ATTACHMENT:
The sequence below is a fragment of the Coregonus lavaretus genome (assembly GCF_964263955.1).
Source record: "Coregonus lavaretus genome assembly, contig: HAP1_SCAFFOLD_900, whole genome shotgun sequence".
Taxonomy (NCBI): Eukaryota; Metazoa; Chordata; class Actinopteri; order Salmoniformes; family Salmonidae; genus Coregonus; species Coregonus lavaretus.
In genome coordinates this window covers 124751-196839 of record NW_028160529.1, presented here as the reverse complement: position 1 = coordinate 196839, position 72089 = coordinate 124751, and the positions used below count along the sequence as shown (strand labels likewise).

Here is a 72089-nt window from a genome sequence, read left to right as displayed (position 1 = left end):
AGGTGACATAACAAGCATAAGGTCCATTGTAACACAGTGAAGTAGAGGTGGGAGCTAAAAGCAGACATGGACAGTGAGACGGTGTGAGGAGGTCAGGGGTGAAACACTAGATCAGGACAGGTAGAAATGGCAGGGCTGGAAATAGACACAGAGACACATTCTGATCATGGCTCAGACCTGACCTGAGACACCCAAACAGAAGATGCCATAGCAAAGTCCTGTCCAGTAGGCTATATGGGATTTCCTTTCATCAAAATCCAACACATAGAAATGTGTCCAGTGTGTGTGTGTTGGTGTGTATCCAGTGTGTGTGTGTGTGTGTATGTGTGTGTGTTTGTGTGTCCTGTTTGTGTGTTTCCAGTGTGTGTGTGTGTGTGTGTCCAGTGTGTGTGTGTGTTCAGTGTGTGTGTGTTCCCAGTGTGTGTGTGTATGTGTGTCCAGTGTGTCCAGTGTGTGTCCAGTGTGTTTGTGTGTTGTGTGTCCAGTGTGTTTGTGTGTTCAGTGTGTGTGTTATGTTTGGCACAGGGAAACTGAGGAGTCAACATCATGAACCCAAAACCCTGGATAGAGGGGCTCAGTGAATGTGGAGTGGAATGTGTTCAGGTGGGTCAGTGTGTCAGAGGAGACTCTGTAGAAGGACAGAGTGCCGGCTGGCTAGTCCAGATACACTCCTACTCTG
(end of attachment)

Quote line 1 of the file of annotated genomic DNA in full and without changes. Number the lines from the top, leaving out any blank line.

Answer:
The sequence below is a fragment of the Coregonus lavaretus genome (assembly GCF_964263955.1).